Should you attend a real estate boot camp to learn about investing?

Should you invest in fixer upper rental houses the old fashioned way, or try to learn it all in 2 days?

Yesterday, I received an email announcement inviting me to a real estate boot camp. It read,

The Ultimate Investor’s Bootcamp!

“You’ll Be Spoon-Fed Cutting Edge Tactics & Insider Secrets. And You’ll Walk Away Knowing Exactly How To Create Stunning Business Success & Vast Amounts of Positive Cash Flow.”

New investors must wonder, “Do I need to attend workshops like this to learn to invest in real estate?” It sounds tempting to be able to learn everything you need to know about investing in 2 days. Who wouldn’t want to take a shortcut like that?

My response is that you might learn some good techniques on investing at a bootcamp, but is it worth the money? I’ve been to free introductory presentations that say you will learn money making techniques about real estate investing, but it turns out to be a sales pitch to get you to sign up for an expensive “mentoring” program. Since the email with the above ad did not mention any price for the bootcamp, I imagine its not cheap. The important thing about bootcamps and mentoring programs is that you can spend a lot of money and only learn a little information. Worst of all, you can get roped into buying a program that sounds good, but may not be as good as it sounds.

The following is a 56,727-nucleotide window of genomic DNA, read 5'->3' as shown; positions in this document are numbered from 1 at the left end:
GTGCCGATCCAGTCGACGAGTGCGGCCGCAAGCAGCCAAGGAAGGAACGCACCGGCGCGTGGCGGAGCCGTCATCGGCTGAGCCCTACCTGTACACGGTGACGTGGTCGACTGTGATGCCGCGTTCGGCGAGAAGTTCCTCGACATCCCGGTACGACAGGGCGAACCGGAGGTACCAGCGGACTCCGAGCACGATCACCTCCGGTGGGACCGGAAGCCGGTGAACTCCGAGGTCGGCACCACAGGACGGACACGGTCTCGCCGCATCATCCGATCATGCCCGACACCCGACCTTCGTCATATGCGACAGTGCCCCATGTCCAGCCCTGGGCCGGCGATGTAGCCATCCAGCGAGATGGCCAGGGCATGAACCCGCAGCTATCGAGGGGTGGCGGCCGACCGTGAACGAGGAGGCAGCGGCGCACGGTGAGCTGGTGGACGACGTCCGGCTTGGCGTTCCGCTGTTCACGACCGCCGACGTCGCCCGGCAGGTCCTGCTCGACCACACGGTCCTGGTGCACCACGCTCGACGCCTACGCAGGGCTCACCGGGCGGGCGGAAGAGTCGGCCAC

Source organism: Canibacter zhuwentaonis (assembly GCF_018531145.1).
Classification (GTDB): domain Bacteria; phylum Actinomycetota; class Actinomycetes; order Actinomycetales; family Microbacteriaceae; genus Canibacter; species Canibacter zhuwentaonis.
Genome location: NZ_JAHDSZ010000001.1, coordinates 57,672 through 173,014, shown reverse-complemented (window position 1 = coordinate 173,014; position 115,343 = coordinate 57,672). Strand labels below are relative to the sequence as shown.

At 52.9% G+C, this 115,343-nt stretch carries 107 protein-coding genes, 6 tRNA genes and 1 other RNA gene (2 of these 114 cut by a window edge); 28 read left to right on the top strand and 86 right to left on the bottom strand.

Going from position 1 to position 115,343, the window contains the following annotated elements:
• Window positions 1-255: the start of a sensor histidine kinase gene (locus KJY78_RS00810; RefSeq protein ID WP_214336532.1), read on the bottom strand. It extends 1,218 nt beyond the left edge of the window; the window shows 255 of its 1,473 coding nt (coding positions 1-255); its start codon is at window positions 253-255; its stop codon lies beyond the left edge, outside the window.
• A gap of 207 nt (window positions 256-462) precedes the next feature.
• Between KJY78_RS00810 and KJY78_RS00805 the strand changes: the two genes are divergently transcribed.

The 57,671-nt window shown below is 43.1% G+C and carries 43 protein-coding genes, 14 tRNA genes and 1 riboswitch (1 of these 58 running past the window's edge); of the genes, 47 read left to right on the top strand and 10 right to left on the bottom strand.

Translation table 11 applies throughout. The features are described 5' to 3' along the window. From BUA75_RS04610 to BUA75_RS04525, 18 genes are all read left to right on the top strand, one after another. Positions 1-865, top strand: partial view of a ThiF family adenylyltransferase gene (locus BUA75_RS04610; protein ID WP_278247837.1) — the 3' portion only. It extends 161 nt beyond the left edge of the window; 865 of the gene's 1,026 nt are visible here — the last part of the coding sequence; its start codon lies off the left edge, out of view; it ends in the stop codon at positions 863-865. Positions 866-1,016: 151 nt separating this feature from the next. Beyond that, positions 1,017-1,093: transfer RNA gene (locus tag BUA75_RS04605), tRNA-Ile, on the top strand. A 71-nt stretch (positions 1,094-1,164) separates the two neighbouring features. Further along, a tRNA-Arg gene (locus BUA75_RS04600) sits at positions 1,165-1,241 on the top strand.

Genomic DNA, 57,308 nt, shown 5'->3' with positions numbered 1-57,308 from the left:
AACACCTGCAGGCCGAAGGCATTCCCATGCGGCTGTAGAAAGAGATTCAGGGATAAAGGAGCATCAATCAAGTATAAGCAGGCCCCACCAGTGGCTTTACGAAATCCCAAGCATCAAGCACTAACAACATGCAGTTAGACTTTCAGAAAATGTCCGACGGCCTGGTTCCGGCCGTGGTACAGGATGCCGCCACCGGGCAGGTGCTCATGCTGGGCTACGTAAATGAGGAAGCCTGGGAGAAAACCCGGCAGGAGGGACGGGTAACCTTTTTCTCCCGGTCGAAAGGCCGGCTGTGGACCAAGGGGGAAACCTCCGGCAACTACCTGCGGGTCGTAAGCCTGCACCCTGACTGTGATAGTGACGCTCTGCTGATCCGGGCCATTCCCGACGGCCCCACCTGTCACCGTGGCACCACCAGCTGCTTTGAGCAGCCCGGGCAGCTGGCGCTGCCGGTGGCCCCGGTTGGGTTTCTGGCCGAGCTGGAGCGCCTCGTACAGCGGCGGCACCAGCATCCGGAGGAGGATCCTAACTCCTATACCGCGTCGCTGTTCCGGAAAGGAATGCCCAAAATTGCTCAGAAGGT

My philosophy is more of a “do-it-yourself” approach. I like to cut corners, save money, and not take too many chances with my money. I’m the kind of guy who wears both a belt and suspenders to hold my pants up. I really like play it safe.

To get started in real estate investment, I would recommend to start by reading some of the excellent books that are available, such as “Investing in Real Estate” by Andrew McClean and Gary Eldred. I think you can learn more from reading a book like this than you can from going to expensive seminars. It provides information on many aspects of real estate that investors should know, without having a hidden agenda to get you to buy something more. I have mentioned other useful books in earlier blog postings, such as those by Jay DeCima, Bryan Wittenmyer and John Schuab.

You can also learn very useful information by taking real estate investing courses taught at local community colleges. I took one when I was just starting to invest, and it was outstanding. It was taught by a real estate agent who was an investor. The students learned all of the basics from someone who was actually investing in the same community where we would invest. I learned basic techniques that I am still using.

You learn by visiting a lot of houses and talking to owners and real estate agents. Practice calculating how much monthly payments would be for houses that you visit. Talk to other real estate investors. After you have a idea of how the process works, and when you can recognize a good deal from a bad deal, buy a low-priced fix-up house and learn to repair it as you go along. That’s what I did, and 7 years and 6 houses later I am still going strong.

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2 Responses to “Should you attend a real estate boot camp to learn about investing?”

  1. […] 3. Investing in Real Estate, by Gary Eldred. […]

  2. […] can learn from others, but you have to rely on yourself to get ahead. Like the novice swimmer who is tossed in the pool, sometimes it’s sink or swim. You must learn […]

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